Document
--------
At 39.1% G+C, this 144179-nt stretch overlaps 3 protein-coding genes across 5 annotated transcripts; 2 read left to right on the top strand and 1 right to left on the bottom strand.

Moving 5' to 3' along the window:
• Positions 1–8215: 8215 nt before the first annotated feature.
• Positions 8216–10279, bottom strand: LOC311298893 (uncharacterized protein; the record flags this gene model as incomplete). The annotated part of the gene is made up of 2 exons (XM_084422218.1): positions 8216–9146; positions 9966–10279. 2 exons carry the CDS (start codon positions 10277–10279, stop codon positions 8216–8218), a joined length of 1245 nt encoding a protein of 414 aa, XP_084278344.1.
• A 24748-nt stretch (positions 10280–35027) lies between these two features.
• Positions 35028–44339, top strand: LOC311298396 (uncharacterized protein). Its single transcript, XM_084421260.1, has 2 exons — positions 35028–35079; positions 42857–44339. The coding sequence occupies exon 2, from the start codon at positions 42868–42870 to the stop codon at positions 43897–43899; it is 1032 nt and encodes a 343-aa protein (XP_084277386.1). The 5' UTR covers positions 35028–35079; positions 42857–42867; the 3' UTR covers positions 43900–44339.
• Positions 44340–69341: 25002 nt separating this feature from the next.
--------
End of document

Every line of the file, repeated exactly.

At 39.1% G+C, this 144179-nt stretch overlaps 3 protein-coding genes across 5 annotated transcripts; 2 read left to right on the top strand and 1 right to left on the bottom strand.

Moving 5' to 3' along the window:
• Positions 1–8215: 8215 nt before the first annotated feature.
• Positions 8216–10279, bottom strand: LOC311298893 (uncharacterized protein; the record flags this gene model as incomplete). The annotated part of the gene is made up of 2 exons (XM_084422218.1): positions 8216–9146; positions 9966–10279. 2 exons carry the CDS (start codon positions 10277–10279, stop codon positions 8216–8218), a joined length of 1245 nt encoding a protein of 414 aa, XP_084278344.1.
• A 24748-nt stretch (positions 10280–35027) lies between these two features.
• Positions 35028–44339, top strand: LOC311298396 (uncharacterized protein). Its single transcript, XM_084421260.1, has 2 exons — positions 35028–35079; positions 42857–44339. The coding sequence occupies exon 2, from the start codon at positions 42868–42870 to the stop codon at positions 43897–43899; it is 1032 nt and encodes a 343-aa protein (XP_084277386.1). The 5' UTR covers positions 35028–35079; positions 42857–42867; the 3' UTR covers positions 43900–44339.
• Positions 44340–69341: 25002 nt separating this feature from the next.